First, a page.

The Learning Spotlight
Why a Talent Strategy?
By John Grubbs
If your company lacks a documented, active talent strategy, you will spend significantly to attract new employees to replace your empty chairs soon! Without a viable strategy to keep the best and brightest, your top performers will be easily taken by other companies when the jobs return. We are building pressure for the pending demand that will soon be a
Following are the five major components of an effective talent strategy:
1) Identify and clarify your true values. Hanging posters on a wall is not enough! Proactive companies develop a formal communication strategy to perpetually communicate values to all employees. The discipline to create a redundant message is necessary to drive decisions on the front line.
2) Constantly improve your team's capability to be successful. Training to practice excellence is critical. Investing in the individual is imperative to long-term success. Employees need training to create the “muscle memory” to perform when introduced to stress on the job. Without training, the response is often what has been practiced most in the
past. This simple understanding explains why leaders can say one thing and do the opposite under stress.
3) Measure performance and give constant feedback. Abandon the prehistoric annual performance review for a monthly process that is easy and meaningful. Amazingly, after surveying hundreds of companies and thousands of employees, not ONE is proud of the formal methodology for delivering feedback. Some are tolerant while others absolutely loathe the annual performance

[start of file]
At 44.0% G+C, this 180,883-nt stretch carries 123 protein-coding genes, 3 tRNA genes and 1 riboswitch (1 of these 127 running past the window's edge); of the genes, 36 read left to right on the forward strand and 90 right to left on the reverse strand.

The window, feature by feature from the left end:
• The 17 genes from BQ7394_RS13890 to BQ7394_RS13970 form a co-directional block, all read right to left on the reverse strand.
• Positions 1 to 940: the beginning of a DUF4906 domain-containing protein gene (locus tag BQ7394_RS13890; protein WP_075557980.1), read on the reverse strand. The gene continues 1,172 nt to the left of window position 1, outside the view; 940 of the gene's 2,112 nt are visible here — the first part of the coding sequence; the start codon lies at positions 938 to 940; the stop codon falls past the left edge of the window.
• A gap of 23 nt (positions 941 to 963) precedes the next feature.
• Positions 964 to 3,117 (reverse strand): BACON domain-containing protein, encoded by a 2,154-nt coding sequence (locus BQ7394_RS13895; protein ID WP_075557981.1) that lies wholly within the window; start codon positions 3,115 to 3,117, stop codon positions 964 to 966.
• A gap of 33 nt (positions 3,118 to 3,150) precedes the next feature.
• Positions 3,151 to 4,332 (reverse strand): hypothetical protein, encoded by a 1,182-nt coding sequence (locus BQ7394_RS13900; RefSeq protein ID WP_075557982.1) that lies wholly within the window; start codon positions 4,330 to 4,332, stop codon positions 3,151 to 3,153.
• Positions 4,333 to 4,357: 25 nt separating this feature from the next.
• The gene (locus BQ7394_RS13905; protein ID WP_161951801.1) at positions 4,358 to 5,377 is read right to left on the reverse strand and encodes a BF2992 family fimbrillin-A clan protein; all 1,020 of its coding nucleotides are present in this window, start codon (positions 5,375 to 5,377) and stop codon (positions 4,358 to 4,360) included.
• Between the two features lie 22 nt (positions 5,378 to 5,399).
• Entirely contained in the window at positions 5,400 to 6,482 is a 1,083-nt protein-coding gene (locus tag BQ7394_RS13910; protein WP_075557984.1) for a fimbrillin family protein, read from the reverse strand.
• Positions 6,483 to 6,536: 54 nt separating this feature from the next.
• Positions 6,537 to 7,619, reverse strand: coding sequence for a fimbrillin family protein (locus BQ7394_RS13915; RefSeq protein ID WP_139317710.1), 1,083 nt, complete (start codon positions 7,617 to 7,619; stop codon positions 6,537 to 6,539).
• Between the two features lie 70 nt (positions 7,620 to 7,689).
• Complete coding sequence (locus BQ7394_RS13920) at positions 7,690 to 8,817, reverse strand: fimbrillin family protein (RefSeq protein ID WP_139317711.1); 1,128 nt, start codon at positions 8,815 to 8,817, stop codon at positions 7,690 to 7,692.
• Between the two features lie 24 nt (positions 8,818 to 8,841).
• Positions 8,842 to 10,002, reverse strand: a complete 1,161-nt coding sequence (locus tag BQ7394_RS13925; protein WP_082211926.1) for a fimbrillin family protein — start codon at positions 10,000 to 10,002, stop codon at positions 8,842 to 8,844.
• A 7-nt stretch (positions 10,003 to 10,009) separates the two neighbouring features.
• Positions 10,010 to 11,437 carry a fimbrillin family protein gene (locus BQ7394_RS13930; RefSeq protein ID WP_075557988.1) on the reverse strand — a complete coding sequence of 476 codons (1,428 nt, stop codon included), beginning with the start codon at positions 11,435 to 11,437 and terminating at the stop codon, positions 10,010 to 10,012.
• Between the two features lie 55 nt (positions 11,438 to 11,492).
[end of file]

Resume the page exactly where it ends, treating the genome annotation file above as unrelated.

4) Funnel business improvement information to employees daily. The more you include employees in every day challenges and success, the more they will feel like they belong on the team. Think "internal marketing" and you are on the right track! You have to constantly sell the company to your employees. Employees must believe the hype in order to behave in ways
that support business objectives.
5) Align people with positions based on talent. You must determine individual talent formally. Do not assume the employee is in the best position on the team. A recent discussion revealed a senior level executive in the wrong role in the organization. Using a formal methodology (tool) to evaluate talent can be very meaningful for your team. Additionally,
the role they “want” may not be the “best” role for the organization. Employees get comfortable in roles that may only allow mediocrity. The fear of change is greater than the fear of failure.
An effective talent strategy cannot be informal or yet another latent issue hidden within the many roles of the human resource function. Key executive engagement is absolutely critical for the process to be successful. The “World-Class” organization views talent as the linchpin for overall performance. Unfortunately, most companies do not see the competitive advantage potential and will be
reactive as the employment market evolves over the next few months.
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